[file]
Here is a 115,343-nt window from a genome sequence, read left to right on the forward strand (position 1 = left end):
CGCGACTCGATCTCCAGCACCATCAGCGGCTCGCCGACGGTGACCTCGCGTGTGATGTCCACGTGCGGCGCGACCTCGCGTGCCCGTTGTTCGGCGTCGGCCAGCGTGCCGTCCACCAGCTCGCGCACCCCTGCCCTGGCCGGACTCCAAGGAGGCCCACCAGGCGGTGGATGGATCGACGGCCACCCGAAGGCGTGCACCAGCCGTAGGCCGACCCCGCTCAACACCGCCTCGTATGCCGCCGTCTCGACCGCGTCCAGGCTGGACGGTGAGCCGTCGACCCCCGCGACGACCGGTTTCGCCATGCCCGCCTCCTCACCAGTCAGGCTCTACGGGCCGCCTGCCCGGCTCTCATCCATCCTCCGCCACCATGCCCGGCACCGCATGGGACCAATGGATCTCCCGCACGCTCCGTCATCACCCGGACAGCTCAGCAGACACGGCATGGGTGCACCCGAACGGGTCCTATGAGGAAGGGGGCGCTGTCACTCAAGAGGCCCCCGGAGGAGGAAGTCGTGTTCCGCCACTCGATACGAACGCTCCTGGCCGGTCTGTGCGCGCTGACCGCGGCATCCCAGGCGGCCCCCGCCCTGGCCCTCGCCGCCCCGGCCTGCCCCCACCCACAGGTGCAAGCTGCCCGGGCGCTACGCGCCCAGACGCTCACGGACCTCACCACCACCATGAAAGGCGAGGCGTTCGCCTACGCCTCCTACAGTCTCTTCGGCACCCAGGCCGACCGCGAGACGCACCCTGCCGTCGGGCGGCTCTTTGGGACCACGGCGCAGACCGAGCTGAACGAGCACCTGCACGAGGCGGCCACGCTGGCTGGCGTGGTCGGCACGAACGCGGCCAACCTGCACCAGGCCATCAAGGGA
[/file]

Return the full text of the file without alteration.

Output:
Here is a 115,343-nt window from a genome sequence, read left to right on the forward strand (position 1 = left end):
CGCGACTCGATCTCCAGCACCATCAGCGGCTCGCCGACGGTGACCTCGCGTGTGATGTCCACGTGCGGCGCGACCTCGCGTGCCCGTTGTTCGGCGTCGGCCAGCGTGCCGTCCACCAGCTCGCGCACCCCTGCCCTGGCCGGACTCCAAGGAGGCCCACCAGGCGGTGGATGGATCGACGGCCACCCGAAGGCGTGCACCAGCCGTAGGCCGACCCCGCTCAACACCGCCTCGTATGCCGCCGTCTCGACCGCGTCCAGGCTGGACGGTGAGCCGTCGACCCCCGCGACGACCGGTTTCGCCATGCCCGCCTCCTCACCAGTCAGGCTCTACGGGCCGCCTGCCCGGCTCTCATCCATCCTCCGCCACCATGCCCGGCACCGCATGGGACCAATGGATCTCCCGCACGCTCCGTCATCACCCGGACAGCTCAGCAGACACGGCATGGGTGCACCCGAACGGGTCCTATGAGGAAGGGGGCGCTGTCACTCAAGAGGCCCCCGGAGGAGGAAGTCGTGTTCCGCCACTCGATACGAACGCTCCTGGCCGGTCTGTGCGCGCTGACCGCGGCATCCCAGGCGGCCCCCGCCCTGGCCCTCGCCGCCCCGGCCTGCCCCCACCCACAGGTGCAAGCTGCCCGGGCGCTACGCGCCCAGACGCTCACGGACCTCACCACCACCATGAAAGGCGAGGCGTTCGCCTACGCCTCCTACAGTCTCTTCGGCACCCAGGCCGACCGCGAGACGCACCCTGCCGTCGGGCGGCTCTTTGGGACCACGGCGCAGACCGAGCTGAACGAGCACCTGCACGAGGCGGCCACGCTGGCTGGCGTGGTCGGCACGAACGCGGCCAACCTGCACCAGGCCATCAAGGGA